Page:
The Possibility for Fruitful Collaboration

Sharp debates over questions such as the potential impact of marriage promotion in reducing poverty or the effect of single parenthood on child outcomes are sometimes necessary, because our political climate is filled with simplistic claims that ignore complex family interactions, confuse correlations with cause and effect, promise one-step solutions for social ills, and ignore the fact that in the real world divorce or single parenthood may be preferable to a corrosive marriage. But for the record, let me state clearly that I support efforts to create solid foundations for healthy marriages and two-parent families.

Helping people form and sustain healthy marriages and co-parenting alliances is immensely important, and I respect the work that many people in the marriage movement do. Psychologists Philip and Carolyn Cowan have designed superb, scientifically-conducted, programs to foster healthy marriages and other partner relationships, with impressive results. Research institutions such as Mathematica have produced outstanding data on the strengths (and limits) of different ways of conducting such programs. The PREP marriage education program has been shown to be very effective. Norval Glenn is a serious researcher whom I have always respected even when we disagree.

And many participants in the loose alliance of groups lumped together as “the marriage movement,” especially those sometimes labeled “marriage plus,” recognize that marriage preparation, education, and counseling must be combined with concrete support systems for impoverished families, including trying to create living-wage jobs for men and women in impoverished communities.

The possibility for fruitful collaboration is clear. A recent ethnographic study by Paula England and Kathryn Edin points out that traditional liberal and conservative approaches are each half right and half wrong in their analysis of why relationships between impoverished unwed parents are unstable. Lack of resources, not values, is the main barrier to marriage for these folks, but lack of relationship commitment and skills is what breaks them up. England and Edin conclude that both economic reforms and relationship counseling are needed to increase the stability of relationships in distressed and impoverished communities.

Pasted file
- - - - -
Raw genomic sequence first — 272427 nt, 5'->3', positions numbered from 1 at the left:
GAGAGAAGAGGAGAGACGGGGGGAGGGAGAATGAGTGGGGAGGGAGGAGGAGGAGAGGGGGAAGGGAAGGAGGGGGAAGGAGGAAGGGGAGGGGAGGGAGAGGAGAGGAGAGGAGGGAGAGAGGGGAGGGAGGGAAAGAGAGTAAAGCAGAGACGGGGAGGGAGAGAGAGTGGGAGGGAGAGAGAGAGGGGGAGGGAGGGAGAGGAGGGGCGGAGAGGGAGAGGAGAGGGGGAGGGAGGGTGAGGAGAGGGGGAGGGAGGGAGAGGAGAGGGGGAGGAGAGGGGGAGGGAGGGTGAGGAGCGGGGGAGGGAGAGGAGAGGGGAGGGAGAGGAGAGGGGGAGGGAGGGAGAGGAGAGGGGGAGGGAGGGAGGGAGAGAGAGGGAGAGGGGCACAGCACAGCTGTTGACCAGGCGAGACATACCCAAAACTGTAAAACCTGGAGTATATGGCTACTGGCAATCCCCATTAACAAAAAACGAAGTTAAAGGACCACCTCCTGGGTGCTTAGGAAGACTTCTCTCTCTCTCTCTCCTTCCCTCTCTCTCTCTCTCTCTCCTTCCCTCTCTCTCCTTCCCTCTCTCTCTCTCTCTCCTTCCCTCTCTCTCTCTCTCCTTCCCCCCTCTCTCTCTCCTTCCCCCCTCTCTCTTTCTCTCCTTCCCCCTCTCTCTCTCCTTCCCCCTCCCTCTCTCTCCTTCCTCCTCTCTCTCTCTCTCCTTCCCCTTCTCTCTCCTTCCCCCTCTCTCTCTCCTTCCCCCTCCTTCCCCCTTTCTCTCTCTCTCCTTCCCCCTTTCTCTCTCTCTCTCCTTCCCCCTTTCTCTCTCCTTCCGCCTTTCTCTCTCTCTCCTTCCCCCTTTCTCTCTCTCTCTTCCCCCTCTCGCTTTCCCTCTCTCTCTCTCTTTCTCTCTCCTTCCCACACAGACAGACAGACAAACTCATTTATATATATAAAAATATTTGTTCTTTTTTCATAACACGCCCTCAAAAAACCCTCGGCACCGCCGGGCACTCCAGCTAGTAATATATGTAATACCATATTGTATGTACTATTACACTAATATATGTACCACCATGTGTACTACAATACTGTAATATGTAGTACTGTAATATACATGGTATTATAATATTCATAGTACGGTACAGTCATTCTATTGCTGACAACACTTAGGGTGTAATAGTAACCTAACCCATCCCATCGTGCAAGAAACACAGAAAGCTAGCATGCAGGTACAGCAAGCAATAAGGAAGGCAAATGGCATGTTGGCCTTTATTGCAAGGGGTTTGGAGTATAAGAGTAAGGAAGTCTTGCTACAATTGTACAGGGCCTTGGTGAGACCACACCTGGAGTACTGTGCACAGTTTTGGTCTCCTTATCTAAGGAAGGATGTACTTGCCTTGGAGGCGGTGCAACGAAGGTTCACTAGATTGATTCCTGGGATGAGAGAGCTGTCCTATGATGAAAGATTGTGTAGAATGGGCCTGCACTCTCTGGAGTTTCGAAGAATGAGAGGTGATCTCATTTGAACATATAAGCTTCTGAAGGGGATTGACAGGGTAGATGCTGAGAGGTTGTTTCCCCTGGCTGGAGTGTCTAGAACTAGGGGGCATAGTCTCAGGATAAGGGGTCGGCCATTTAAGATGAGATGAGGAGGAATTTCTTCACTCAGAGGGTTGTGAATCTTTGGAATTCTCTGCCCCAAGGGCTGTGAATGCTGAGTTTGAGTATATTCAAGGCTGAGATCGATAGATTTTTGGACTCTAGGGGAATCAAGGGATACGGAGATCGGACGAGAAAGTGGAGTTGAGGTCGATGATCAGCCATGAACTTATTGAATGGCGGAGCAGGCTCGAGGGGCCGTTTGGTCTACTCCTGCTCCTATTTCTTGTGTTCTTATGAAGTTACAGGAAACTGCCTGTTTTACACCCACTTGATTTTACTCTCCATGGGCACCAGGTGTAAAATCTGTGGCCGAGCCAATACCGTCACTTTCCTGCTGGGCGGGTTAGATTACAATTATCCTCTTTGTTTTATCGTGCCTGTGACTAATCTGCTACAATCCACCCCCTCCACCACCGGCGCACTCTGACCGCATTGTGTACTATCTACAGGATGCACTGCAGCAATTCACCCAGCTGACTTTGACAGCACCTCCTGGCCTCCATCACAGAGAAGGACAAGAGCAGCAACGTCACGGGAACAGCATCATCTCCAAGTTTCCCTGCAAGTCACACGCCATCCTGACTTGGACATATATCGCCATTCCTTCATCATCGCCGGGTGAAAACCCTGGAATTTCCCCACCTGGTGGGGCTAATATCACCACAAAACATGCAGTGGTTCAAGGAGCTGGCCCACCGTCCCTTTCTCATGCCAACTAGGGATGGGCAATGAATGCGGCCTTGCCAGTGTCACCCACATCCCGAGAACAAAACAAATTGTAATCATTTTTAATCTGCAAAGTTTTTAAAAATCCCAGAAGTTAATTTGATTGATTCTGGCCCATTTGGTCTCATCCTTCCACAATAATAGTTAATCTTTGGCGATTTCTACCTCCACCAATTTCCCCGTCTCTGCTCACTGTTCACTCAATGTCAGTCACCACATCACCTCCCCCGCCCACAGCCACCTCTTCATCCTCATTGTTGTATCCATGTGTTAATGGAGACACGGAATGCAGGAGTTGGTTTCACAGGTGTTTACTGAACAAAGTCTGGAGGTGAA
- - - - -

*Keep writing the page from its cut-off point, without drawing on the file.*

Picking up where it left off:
So I am sorry if my remarks distressed any of the sincere and capable people attempting to promote healthy marriages. But let’s be clear. Large sections of the religious right most certainly do flaunt the “family values” mantle. They push marriage as the solution to all our social ills and refuse to accept that any family form except their own ideal can work effectively. They are wrong. Their ideas are dangerous and counterproductive. The point of my last blog post was to caution libertarians against unprincipled alliances with such groups just because they oppose taxation for welfare, job creation, or public projects.

I hope this clarifies my rejoinder. Now I will get out of the way and let other people discuss these issues.

Also from this issue

Lead Essay